Imagine announcing that some lucky kid who rides on a given weekend is going to be awarded an iTunes gift certificate or new tablet. Instead of lining up at a store to get their next game, we can encourage them to line up on trails! Yootz could work with schools or even partner with school apps like Schoology to offer kids free trail passes for good grades, or make kids answer math or science questions to “open up” a new trail. There could be events like an annual “Books and Bikes” weekend where reading and dirt bike riding are celebrated. By emphasizing safety and responsibility Yootz could help reduce the anxiety of non-riding mothers who otherwise wouldn’t take their kids out to ride. That’s a whole new customer demographic! And remember, schools are benefitting with every mile driven.
21st-Century Trail Clubs
Trail clubs should embrace the prospect of increased trail access and rider participation. Trail clubs would receive supplementary funds via EZTrail for everything from covering expenses to buying equipment for trail maintenance. EZTrail subscribers would be educated about the vital work clubs do and be encouraged to participate themselves. Club members would be empowered to go to land owners to introduce the new program’s financial benefits, discuss the payment options, and discuss trail routes. Clubs would also get great publicity and legislative clout by positioning our sport as a promising element toward increased school funding.
Laser-focused Business Growth
EZTrail would instantly become a premier platform for businesses to connect with riders. Increasing trail access would drive an increase in the overall customer base and open new business development opportunities. Dealers could purchase advertising to announce promotions and “flash sales” for people that they know are planning rides or searching routes via the app. New OEMs who want to accelerate growth in a certain region could become a premier sponsor and dedicate funds for trail development in their target area. Suppliers can target the most active riders with their latest products and special offers. Riders spend money, and they are loyal to businesses that support their sport. Restaurants, bar and grills, gas stations and dealerships could all reach serious riders directly via advertising – in real time to entice them to stop by. Advertising would reach customers who are in the process of spending money not just customers that might spend some day. A wild card could be the adoption of drones to deliver some goods and services directly to the trails. There is a lot of FAA regulatory activity in this area and the jury is still out on how common drones will become for delivering goods and services. Having Amazon to push this issue will certainly help. How cool would kids find it to be “sending it” at Farmer Johnson’s gravel pit and have Pizza delivered by drone? Should such possibilities become reality – drone access to private property is what EZTrail might also sell as a service to generate revenue.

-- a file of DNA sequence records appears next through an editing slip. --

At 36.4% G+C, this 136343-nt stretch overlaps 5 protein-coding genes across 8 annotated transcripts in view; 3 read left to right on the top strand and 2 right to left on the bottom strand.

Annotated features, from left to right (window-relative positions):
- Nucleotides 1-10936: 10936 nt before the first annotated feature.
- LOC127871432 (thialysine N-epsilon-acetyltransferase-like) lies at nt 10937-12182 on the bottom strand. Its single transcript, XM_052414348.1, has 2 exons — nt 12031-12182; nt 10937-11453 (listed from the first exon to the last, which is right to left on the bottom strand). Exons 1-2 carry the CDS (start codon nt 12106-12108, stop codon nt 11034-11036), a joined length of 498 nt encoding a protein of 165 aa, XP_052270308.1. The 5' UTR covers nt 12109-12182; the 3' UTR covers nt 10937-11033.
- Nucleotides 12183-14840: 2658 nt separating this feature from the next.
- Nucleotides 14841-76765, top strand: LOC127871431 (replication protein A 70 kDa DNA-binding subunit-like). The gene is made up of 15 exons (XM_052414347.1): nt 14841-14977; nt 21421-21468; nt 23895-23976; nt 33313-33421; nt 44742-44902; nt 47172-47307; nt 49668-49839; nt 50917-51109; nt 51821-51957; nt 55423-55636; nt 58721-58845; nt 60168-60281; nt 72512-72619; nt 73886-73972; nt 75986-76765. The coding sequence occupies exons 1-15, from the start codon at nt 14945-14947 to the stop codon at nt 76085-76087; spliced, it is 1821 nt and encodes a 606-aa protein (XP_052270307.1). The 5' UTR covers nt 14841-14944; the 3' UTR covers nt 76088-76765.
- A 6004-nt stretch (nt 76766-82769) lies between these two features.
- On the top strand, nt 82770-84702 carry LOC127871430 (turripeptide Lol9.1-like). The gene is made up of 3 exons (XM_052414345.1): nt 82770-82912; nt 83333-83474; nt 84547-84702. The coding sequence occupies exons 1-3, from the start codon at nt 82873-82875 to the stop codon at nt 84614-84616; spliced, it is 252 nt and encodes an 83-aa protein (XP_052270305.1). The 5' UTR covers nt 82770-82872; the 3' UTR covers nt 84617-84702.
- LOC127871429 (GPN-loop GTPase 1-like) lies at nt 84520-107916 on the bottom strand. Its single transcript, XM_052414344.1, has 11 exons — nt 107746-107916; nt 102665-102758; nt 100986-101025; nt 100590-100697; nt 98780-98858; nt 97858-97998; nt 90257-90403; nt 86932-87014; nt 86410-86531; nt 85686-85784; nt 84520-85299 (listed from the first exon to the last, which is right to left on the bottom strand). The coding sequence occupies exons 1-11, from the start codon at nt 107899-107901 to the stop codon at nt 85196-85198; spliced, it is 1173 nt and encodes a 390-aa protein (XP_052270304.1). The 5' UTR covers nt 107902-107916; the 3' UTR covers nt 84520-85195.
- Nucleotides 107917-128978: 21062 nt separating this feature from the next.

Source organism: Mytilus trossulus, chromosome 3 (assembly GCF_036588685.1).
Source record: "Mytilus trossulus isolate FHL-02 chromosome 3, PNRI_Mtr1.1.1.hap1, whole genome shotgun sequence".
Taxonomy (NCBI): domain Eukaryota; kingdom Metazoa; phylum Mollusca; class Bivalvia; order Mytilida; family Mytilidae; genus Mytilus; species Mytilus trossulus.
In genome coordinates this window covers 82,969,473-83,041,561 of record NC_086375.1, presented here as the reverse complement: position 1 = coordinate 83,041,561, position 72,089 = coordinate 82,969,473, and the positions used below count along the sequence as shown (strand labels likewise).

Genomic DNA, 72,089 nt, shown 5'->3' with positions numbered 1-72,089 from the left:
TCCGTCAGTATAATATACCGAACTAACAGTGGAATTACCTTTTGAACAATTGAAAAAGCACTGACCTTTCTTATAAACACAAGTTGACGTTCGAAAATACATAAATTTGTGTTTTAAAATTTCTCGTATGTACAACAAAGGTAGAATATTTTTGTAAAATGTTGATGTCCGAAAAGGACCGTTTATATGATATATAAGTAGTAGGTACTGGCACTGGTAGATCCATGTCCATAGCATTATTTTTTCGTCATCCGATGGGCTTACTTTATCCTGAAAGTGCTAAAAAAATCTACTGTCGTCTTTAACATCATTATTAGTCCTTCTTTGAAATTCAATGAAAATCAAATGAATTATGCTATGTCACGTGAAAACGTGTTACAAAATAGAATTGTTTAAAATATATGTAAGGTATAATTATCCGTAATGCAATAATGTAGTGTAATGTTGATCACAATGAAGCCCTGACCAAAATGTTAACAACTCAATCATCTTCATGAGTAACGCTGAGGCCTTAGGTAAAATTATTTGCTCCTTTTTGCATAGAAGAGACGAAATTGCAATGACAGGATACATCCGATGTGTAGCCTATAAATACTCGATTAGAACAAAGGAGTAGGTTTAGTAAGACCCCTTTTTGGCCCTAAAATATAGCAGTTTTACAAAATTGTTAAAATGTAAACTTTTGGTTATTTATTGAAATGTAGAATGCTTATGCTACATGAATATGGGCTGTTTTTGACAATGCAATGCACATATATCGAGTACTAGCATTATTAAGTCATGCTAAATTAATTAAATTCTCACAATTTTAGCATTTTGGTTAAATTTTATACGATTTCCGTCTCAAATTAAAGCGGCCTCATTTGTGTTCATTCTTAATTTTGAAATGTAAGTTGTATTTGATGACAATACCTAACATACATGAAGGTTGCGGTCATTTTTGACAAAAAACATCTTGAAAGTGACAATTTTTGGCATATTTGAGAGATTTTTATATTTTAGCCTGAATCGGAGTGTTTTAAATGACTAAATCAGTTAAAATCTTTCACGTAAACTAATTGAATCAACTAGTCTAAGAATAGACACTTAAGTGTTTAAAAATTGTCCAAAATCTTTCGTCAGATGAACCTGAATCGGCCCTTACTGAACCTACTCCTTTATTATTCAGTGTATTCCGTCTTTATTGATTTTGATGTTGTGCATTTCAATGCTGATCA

Smart Trail Markers
EZTrail access points need trail markers. These markers could be solar-powered, lithium-battery-equipped “smart” trail markers that could transmit or receive data wirelessly to each passing vehicle thereby validating each person entering the property. Land owners would have more peace-of-mind when they can see 100% authorized riders coming through their gates. Over time more smart trail markers could be added to communicate with each other in a chain. A chain of smart trail markers that has a node connecting to a mobile network could transmit critical data such as a request for assistance. A smart trail network could help riders anticipate an oncoming group of riders and show how many riders to expect. It would help riders understand where others in their group are whether a mobile network is available or not. Trail markers could have an LED beacon to alert riders to a safety alert, coupon code or sweepstakes giveaway from a product manufacturer. Vandalism and hacking would be a concern, but this is no different than in other areas of life.
Smart trail markers could also be incorporated into the Yootz youth-riding app. Yootz could use proximity to trail markers to provide elements similar to Pokemon Go (safely, of course) that turns rides into hunts for a trail marker with a purple LED, or simply a GPS coordinate to win a gift card.
The Off-road version of Global Entry screening